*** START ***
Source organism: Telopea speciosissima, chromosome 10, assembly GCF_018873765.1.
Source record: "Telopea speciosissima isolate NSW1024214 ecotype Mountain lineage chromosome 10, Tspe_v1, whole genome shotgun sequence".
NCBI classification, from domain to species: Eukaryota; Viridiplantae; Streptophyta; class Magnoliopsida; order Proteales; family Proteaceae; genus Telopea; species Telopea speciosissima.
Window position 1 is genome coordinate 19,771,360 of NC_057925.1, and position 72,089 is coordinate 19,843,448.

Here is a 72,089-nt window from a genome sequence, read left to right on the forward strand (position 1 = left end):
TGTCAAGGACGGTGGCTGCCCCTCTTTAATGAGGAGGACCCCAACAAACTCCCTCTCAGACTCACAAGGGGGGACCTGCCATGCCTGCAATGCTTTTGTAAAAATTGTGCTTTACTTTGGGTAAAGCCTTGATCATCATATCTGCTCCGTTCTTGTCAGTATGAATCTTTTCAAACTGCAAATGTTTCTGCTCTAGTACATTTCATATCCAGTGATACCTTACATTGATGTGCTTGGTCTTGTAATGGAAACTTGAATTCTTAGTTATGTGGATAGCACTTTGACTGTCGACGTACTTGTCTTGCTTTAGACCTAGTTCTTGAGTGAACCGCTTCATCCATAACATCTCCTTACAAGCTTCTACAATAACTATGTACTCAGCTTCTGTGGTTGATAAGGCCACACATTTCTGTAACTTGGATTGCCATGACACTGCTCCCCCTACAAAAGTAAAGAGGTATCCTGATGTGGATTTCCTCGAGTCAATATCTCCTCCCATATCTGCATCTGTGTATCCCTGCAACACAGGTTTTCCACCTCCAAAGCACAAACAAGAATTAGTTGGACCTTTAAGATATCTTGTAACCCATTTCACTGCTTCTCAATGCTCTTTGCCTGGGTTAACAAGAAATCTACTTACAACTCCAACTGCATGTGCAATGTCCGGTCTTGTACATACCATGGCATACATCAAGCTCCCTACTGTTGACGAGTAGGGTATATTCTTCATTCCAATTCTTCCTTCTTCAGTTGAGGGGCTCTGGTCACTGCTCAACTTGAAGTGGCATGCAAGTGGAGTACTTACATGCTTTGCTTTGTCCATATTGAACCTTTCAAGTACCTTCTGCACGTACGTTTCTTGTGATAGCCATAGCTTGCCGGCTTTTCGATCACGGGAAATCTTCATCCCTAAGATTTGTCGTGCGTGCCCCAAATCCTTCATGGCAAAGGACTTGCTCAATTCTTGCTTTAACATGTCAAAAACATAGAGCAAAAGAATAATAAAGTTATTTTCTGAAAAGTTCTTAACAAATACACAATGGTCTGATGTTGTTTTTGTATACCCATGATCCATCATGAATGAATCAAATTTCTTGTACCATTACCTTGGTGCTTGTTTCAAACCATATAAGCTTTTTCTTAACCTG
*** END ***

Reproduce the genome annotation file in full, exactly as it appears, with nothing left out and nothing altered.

Source organism: Telopea speciosissima, chromosome 10, assembly GCF_018873765.1.
Source record: "Telopea speciosissima isolate NSW1024214 ecotype Mountain lineage chromosome 10, Tspe_v1, whole genome shotgun sequence".
NCBI classification, from domain to species: Eukaryota; Viridiplantae; Streptophyta; class Magnoliopsida; order Proteales; family Proteaceae; genus Telopea; species Telopea speciosissima.
Window position 1 is genome coordinate 19,771,360 of NC_057925.1, and position 72,089 is coordinate 19,843,448.

Here is a 72,089-nt window from a genome sequence, read left to right on the forward strand (position 1 = left end):
TGTCAAGGACGGTGGCTGCCCCTCTTTAATGAGGAGGACCCCAACAAACTCCCTCTCAGACTCACAAGGGGGGACCTGCCATGCCTGCAATGCTTTTGTAAAAATTGTGCTTTACTTTGGGTAAAGCCTTGATCATCATATCTGCTCCGTTCTTGTCAGTATGAATCTTTTCAAACTGCAAATGTTTCTGCTCTAGTACATTTCATATCCAGTGATACCTTACATTGATGTGCTTGGTCTTGTAATGGAAACTTGAATTCTTAGTTATGTGGATAGCACTTTGACTGTCGACGTACTTGTCTTGCTTTAGACCTAGTTCTTGAGTGAACCGCTTCATCCATAACATCTCCTTACAAGCTTCTACAATAACTATGTACTCAGCTTCTGTGGTTGATAAGGCCACACATTTCTGTAACTTGGATTGCCATGACACTGCTCCCCCTACAAAAGTAAAGAGGTATCCTGATGTGGATTTCCTCGAGTCAATATCTCCTCCCATATCTGCATCTGTGTATCCCTGCAACACAGGTTTTCCACCTCCAAAGCACAAACAAGAATTAGTTGGACCTTTAAGATATCTTGTAACCCATTTCACTGCTTCTCAATGCTCTTTGCCTGGGTTAACAAGAAATCTACTTACAACTCCAACTGCATGTGCAATGTCCGGTCTTGTACATACCATGGCATACATCAAGCTCCCTACTGTTGACGAGTAGGGTATATTCTTCATTCCAATTCTTCCTTCTTCAGTTGAGGGGCTCTGGTCACTGCTCAACTTGAAGTGGCATGCAAGTGGAGTACTTACATGCTTTGCTTTGTCCATATTGAACCTTTCAAGTACCTTCTGCACGTACGTTTCTTGTGATAGCCATAGCTTGCCGGCTTTTCGATCACGGGAAATCTTCATCCCTAAGATTTGTCGTGCGTGCCCCAAATCCTTCATGGCAAAGGACTTGCTCAATTCTTGCTTTAACATGTCAAAAACATAGAGCAAAAGAATAATAAAGTTATTTTCTGAAAAGTTCTTAACAAATACACAATGGTCTGATGTTGTTTTTGTATACCCATGATCCATCATGAATGAATCAAATTTCTTGTACCATTACCTTGGTGCTTGTTTCAAACCATATAAGCTTTTTCTTAACCTG